Sexual and Mental Abuse: In a report by the International Dalit Solidarity Network (IDSN), there are 14 cases of violence in schools reported and 12 of them are about sexual abuse of children from the marginalised communities. In one case, the principal of a school in Rajasthan beat eleven Dalit children for drinking directly from the common water pot and issued them transfer certificates thereby removing them from the school. All this for touching and defiling the water according to the principal.
It is saddening to note that the cases are presented in the report because they were reported or complaints were filed against the perpetrators. Bullying is another form of harassment which is widespread and underreported. Dalit students are subject to repeated bullying by peers of higher castes. The other numerous instances of corporal punishment, physical and sexual harassment based on identity which happen across the lesser known regions in the country.
Toilet Cleaning: Many studies have highlighted the need for improved infrastructure and sanitation in schools across India. The high dropout rates of girls are reported because of the lack of sanitation and toilet facilities. What is even more disturbing is the fact that in schools where there are toilets present, it is often the students from Dalit and tribal communities who are asked to clean them. There is even more discrimination in the fact that girls from these lower castes are exploited in cleaning the toilets. In most cases, children studying in schools do not even use the toilets, teachers and staff use it. The historical practice of particular communities for cleaning toilets is reinforced in these schools. These instances are high in areas where there is a majority of scheduled caste and scheduled tribes.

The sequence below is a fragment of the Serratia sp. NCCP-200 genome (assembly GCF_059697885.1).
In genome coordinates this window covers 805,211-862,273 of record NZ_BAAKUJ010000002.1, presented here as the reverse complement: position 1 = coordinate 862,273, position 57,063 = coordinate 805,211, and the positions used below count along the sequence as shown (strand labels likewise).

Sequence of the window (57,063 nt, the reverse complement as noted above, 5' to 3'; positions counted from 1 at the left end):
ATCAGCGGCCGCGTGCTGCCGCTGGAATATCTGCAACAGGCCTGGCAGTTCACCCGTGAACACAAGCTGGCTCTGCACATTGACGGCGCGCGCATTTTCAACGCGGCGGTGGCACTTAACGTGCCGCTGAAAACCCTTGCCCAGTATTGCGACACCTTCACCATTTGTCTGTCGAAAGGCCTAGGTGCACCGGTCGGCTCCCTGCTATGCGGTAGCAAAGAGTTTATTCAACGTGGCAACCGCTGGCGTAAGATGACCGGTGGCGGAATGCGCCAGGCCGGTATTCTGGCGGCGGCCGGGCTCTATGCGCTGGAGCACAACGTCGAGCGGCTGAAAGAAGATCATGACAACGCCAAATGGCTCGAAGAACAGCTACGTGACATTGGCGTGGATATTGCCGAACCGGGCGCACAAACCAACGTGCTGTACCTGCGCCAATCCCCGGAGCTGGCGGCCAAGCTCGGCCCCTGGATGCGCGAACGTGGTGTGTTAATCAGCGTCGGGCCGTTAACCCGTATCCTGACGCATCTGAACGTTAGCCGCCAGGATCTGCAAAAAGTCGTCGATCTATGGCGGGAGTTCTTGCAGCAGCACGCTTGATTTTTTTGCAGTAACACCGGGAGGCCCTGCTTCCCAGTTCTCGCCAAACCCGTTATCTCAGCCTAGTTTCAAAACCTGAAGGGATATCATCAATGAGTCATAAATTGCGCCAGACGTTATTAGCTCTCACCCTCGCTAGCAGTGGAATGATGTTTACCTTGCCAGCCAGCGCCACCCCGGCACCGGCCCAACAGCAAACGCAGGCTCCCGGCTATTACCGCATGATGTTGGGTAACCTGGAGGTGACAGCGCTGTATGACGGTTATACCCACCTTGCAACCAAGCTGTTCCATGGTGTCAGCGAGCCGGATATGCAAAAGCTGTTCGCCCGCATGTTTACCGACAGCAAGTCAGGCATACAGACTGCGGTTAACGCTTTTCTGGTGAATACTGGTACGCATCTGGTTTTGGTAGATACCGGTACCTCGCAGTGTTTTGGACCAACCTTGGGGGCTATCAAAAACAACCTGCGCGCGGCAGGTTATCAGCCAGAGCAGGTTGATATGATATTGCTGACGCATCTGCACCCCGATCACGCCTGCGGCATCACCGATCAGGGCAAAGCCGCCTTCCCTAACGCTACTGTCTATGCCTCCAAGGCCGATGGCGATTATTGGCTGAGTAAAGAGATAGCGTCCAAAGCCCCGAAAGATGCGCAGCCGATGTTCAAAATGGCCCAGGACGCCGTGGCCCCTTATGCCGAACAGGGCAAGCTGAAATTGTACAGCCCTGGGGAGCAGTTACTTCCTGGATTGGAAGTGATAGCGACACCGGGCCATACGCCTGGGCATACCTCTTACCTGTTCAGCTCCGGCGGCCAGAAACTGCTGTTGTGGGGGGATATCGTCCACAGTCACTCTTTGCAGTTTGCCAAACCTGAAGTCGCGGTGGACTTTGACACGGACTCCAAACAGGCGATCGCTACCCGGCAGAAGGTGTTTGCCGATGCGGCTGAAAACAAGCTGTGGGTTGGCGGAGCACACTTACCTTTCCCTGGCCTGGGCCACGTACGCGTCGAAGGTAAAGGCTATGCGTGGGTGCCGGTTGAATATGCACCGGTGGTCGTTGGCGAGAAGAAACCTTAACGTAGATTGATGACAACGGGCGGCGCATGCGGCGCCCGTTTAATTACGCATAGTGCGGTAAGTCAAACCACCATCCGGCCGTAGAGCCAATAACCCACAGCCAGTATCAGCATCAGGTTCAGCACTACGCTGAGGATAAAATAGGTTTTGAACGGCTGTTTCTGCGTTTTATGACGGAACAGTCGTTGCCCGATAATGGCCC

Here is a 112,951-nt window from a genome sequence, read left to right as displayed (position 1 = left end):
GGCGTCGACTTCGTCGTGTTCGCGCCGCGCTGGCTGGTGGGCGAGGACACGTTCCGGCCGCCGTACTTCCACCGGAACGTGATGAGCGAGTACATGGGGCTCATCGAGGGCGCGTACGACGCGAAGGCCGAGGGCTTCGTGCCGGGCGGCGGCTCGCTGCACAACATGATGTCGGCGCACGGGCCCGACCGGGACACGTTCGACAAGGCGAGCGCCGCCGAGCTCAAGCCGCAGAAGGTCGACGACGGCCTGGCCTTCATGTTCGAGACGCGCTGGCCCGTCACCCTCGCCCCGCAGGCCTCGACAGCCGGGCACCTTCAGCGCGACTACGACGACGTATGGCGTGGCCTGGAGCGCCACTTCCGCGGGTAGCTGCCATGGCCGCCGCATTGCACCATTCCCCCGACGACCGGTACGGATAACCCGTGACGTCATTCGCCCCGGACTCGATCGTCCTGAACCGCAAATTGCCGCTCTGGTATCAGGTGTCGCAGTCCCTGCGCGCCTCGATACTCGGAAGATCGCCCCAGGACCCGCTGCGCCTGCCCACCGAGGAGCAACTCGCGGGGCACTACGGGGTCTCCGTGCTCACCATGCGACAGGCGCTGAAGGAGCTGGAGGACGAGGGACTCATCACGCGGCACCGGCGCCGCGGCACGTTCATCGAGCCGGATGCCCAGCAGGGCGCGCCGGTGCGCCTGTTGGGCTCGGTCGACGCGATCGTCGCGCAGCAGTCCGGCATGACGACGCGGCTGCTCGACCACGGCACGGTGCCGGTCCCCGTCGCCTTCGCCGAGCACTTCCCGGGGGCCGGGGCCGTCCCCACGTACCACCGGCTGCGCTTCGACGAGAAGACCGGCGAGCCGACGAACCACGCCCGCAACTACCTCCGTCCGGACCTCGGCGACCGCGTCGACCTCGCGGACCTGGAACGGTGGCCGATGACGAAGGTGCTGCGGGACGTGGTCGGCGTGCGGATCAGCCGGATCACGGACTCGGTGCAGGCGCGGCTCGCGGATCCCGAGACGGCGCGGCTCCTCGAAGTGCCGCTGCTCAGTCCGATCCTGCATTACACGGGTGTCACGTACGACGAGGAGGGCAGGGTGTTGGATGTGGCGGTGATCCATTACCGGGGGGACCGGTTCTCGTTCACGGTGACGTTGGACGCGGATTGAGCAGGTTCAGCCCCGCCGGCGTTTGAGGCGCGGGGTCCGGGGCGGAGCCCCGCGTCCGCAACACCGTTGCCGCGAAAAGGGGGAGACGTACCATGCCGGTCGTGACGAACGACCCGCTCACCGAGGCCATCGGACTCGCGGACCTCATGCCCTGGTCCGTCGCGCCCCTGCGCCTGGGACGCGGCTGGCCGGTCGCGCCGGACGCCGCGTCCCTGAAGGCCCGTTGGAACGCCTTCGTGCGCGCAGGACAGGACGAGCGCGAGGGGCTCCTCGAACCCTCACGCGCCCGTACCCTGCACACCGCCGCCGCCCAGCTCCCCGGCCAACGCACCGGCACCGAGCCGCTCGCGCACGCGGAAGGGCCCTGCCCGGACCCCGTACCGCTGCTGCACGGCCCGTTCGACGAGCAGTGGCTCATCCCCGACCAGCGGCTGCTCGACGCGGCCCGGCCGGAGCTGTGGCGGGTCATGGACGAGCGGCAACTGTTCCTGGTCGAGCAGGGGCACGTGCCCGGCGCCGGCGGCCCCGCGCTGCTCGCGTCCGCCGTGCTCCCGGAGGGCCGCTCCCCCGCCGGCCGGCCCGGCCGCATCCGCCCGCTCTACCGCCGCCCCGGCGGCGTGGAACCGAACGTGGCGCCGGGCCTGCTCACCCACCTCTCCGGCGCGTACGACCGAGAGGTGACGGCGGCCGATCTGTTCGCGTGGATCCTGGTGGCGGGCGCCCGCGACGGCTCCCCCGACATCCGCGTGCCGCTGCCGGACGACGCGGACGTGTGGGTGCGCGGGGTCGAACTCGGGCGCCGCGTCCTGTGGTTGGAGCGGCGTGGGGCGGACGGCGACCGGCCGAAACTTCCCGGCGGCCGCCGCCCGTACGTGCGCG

Stereotypes and Teacher perceptions: Very often, in studies and interviews teachers report that lower caste children are dull and not intelligent. However, this goes against the reality where most Dalit students are above average. The teachers brush this off as saying they are only a few exceptions.
Over the years, studies speak of Dalit children made to feel unintelligent and inferior by teachers. Instances of them not offered to take up math or science, the anger displayed by caste Hindus when they were studying Sanskrit are well documented. (Radhakrishna and Rajana,1989) While we hope such blatant display of discrimination is not practised today there is unsaid discrimination towards Dalits and the age-old perceptions still play their part. As is often the case in India, last names tend to indicate social backgrounds and there are high chances that teachers do not fairly evaluate when they know the paper belongs to a lower caste, however, systematic research needs to be carried out in this aspect.